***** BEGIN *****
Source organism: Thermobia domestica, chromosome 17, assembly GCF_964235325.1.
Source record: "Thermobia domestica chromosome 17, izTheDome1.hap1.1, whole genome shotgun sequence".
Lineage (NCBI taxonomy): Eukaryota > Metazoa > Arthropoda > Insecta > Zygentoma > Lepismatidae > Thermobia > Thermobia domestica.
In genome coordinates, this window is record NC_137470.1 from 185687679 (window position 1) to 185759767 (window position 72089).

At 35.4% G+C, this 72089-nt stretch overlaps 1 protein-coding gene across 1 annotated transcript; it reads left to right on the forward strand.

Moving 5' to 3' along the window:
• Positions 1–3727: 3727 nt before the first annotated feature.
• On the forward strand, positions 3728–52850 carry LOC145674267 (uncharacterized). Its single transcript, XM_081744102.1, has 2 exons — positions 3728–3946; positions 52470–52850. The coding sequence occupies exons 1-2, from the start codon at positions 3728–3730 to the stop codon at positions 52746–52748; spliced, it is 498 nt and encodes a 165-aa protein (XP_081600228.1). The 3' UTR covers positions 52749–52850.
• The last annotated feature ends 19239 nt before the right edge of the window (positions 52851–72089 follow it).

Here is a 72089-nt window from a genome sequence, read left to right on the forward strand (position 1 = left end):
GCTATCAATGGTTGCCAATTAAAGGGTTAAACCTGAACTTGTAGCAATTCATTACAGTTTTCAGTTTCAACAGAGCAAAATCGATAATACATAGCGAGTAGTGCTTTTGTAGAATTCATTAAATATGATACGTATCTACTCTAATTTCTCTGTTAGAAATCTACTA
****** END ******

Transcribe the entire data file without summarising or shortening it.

Source organism: Thermobia domestica, chromosome 17, assembly GCF_964235325.1.
Source record: "Thermobia domestica chromosome 17, izTheDome1.hap1.1, whole genome shotgun sequence".
Lineage (NCBI taxonomy): Eukaryota > Metazoa > Arthropoda > Insecta > Zygentoma > Lepismatidae > Thermobia > Thermobia domestica.
In genome coordinates, this window is record NC_137470.1 from 185687679 (window position 1) to 185759767 (window position 72089).

At 35.4% G+C, this 72089-nt stretch overlaps 1 protein-coding gene across 1 annotated transcript; it reads left to right on the forward strand.

Moving 5' to 3' along the window:
• Positions 1–3727: 3727 nt before the first annotated feature.
• On the forward strand, positions 3728–52850 carry LOC145674267 (uncharacterized). Its single transcript, XM_081744102.1, has 2 exons — positions 3728–3946; positions 52470–52850. The coding sequence occupies exons 1-2, from the start codon at positions 3728–3730 to the stop codon at positions 52746–52748; spliced, it is 498 nt and encodes a 165-aa protein (XP_081600228.1). The 3' UTR covers positions 52749–52850.
• The last annotated feature ends 19239 nt before the right edge of the window (positions 52851–72089 follow it).

Here is a 72089-nt window from a genome sequence, read left to right on the forward strand (position 1 = left end):
GCTATCAATGGTTGCCAATTAAAGGGTTAAACCTGAACTTGTAGCAATTCATTACAGTTTTCAGTTTCAACAGAGCAAAATCGATAATACATAGCGAGTAGTGCTTTTGTAGAATTCATTAAATATGATACGTATCTACTCTAATTTCTCTGTTAGAAATCTACTA